An oversight committee's report (pdf) on Portland gun-crime exclusions has found—just like it did last year—that just because the overwhelming majority of people affected by the policy are African American, that doesn't mean African Americans are receiving disparate treatment.

The numbers, however, are clear. Some 83 percent of convicted gun criminals who've been ordered away from one of three so-called "illegal gun impact zones" in in Portland—in outer Southeast, in North Portland, and downtown—are African American. A report issued last summer put the number at 75 percent. Portland's black population, meanwhile, is just 6 percent.


African American community leaders, as we've reported, were wary of potential discrimination even as they endorsed what they hoped might be one more tool against gun violence. But in a nearly verbatim reuse of the language it employed in last year's report, the committee again goes on to dismiss the numbers and what it argues is a mere surface-level reading of the statistics.

First and foremost, it is important to consider that gun violence disproportionately impacts African Americans in our community and nation-wide. The Committee views hotspot exclusions as having the potential of preventing violence in our African American community.

The report also has urged Portland City Council to dramatically expand the North Portland zone, which straddles several neighborhoods that make up the historic heart of Portland's black community. The zone already is large, bound by N Lombard, Interstate Avenue, MLK, and Russell. The committee wants the move the eastern boundary out to NE 33rd. The expansion would come despite significant drops in gun crimes not just within the three zones, but citywide.

All the same, the committee seems concerned enough racial impacts to repeat a call from last year's report that apparently went nowhere:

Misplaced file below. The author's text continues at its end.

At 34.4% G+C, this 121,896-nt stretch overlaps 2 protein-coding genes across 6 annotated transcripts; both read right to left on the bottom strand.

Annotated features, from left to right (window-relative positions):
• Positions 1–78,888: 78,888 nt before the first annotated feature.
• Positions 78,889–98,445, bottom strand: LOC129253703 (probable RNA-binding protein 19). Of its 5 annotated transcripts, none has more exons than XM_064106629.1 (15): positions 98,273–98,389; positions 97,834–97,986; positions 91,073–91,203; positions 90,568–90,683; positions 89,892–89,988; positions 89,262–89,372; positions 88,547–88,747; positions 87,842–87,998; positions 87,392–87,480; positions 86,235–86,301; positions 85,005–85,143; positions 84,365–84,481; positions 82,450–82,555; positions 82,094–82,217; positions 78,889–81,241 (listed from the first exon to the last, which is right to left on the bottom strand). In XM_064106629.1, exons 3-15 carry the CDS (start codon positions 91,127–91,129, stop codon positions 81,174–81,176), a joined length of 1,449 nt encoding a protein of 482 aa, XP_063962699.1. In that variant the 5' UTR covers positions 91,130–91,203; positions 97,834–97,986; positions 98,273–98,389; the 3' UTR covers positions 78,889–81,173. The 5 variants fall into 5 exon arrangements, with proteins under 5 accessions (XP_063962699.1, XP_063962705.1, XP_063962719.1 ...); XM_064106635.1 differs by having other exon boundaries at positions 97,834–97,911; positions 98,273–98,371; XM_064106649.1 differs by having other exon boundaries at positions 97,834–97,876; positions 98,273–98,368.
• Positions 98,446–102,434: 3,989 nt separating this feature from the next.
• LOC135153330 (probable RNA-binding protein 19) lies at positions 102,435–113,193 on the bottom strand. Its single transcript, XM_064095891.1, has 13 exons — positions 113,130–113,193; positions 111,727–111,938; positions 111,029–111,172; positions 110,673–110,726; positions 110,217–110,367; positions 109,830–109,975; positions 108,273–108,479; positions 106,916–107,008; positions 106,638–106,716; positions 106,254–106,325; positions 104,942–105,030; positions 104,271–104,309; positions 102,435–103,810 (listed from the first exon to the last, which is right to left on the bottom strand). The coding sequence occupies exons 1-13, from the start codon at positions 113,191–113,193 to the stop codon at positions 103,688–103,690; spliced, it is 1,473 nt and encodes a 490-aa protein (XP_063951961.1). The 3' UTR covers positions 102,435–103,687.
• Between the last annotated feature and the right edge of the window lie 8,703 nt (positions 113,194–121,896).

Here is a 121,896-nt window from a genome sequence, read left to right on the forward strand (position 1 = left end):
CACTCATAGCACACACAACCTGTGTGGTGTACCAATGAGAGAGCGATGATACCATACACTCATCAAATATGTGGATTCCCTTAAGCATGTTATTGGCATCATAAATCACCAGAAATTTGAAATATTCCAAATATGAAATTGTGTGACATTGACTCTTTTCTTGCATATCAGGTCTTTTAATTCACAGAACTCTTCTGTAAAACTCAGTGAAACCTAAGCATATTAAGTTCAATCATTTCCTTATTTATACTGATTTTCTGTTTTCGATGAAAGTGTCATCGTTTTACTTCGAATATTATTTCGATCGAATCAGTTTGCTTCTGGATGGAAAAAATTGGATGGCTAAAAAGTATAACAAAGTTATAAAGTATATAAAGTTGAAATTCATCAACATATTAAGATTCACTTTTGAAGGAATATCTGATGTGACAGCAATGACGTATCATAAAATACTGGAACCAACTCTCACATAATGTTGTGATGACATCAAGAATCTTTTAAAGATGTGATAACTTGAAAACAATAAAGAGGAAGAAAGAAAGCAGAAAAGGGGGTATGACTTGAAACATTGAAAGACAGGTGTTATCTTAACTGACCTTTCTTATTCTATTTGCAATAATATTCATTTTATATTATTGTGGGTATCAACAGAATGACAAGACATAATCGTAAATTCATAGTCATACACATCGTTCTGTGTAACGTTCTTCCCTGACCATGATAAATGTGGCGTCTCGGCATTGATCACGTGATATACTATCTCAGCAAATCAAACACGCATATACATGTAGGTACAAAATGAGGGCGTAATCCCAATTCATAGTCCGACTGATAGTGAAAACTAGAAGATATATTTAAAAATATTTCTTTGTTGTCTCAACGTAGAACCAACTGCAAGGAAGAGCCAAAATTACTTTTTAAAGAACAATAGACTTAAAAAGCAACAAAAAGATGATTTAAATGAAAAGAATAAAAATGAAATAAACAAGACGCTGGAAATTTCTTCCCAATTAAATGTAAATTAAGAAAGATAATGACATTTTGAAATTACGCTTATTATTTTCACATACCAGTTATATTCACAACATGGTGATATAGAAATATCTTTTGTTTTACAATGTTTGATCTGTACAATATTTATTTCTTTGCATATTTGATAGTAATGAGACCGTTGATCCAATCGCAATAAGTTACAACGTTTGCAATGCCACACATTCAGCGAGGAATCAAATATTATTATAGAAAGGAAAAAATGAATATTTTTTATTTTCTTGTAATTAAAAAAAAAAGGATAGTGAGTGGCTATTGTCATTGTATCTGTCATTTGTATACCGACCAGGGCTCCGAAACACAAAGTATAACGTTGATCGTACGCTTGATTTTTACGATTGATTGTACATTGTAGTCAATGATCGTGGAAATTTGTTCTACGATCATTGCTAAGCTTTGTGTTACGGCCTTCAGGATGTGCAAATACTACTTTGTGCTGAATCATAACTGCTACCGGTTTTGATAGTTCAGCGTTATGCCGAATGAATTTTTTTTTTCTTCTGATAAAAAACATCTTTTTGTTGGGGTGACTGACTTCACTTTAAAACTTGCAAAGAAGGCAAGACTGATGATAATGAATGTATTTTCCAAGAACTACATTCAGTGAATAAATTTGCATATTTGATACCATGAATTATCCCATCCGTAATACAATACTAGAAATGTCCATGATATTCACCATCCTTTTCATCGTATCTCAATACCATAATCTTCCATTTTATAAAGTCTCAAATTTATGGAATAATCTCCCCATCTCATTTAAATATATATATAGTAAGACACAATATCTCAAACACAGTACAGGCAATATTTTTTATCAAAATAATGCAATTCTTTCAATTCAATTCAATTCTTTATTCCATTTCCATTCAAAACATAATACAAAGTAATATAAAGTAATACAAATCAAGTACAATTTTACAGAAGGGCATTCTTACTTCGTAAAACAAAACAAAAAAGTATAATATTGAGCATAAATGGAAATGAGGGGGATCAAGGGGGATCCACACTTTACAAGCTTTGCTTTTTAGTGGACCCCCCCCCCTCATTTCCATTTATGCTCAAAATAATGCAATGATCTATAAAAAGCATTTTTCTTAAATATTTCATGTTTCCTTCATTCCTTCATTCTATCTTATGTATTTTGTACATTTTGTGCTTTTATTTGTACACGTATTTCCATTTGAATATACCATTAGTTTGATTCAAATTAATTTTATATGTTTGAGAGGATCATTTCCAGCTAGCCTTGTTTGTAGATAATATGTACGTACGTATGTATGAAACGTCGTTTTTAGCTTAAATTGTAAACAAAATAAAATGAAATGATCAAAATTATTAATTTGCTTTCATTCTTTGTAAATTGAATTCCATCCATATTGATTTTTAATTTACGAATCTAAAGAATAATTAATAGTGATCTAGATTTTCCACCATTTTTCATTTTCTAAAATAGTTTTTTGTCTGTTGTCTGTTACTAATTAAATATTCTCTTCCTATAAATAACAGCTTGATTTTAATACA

Removing the power to issue exclusions from cops and essentially giving it to the courts, building it into the probation process. That's the model the city currently uses for its drug impact zones, which also seem to disproportionately affect minorities, but to a lesser degree.

The committee also sounds a hopeful note about a decision, as of this summer, to broaden the pool of officers trained to hand out exclusions. Previously, the only cops handing out exclusions were members of the police bureau's gang enforcement team. And those cops have extensive dealings with African Americans, who make up more than half of known gang members in Portland.

As of this summer, all officers have been empowered to issue exclusions. The committee says it has the "expectation that hotspot exclusion demographics will more closely match gun crime demographics in
our city."

So far, just one person has been found in violation of an exclusion order—but the report, in stilted language, said it could not "determine the cause of this."

The gun zones were among several local gun control ordinances pushed in late 2010, in the wake of several high-profile gang shootings, by then-Mayor Sam Adams.

The whole thing goes to the council on Wednesday, and Mayor Charlie Hales' office has written that it supports the oversight committee's recommendations. The oversight committee is mostly made up of law enforcement and criminal justice experts.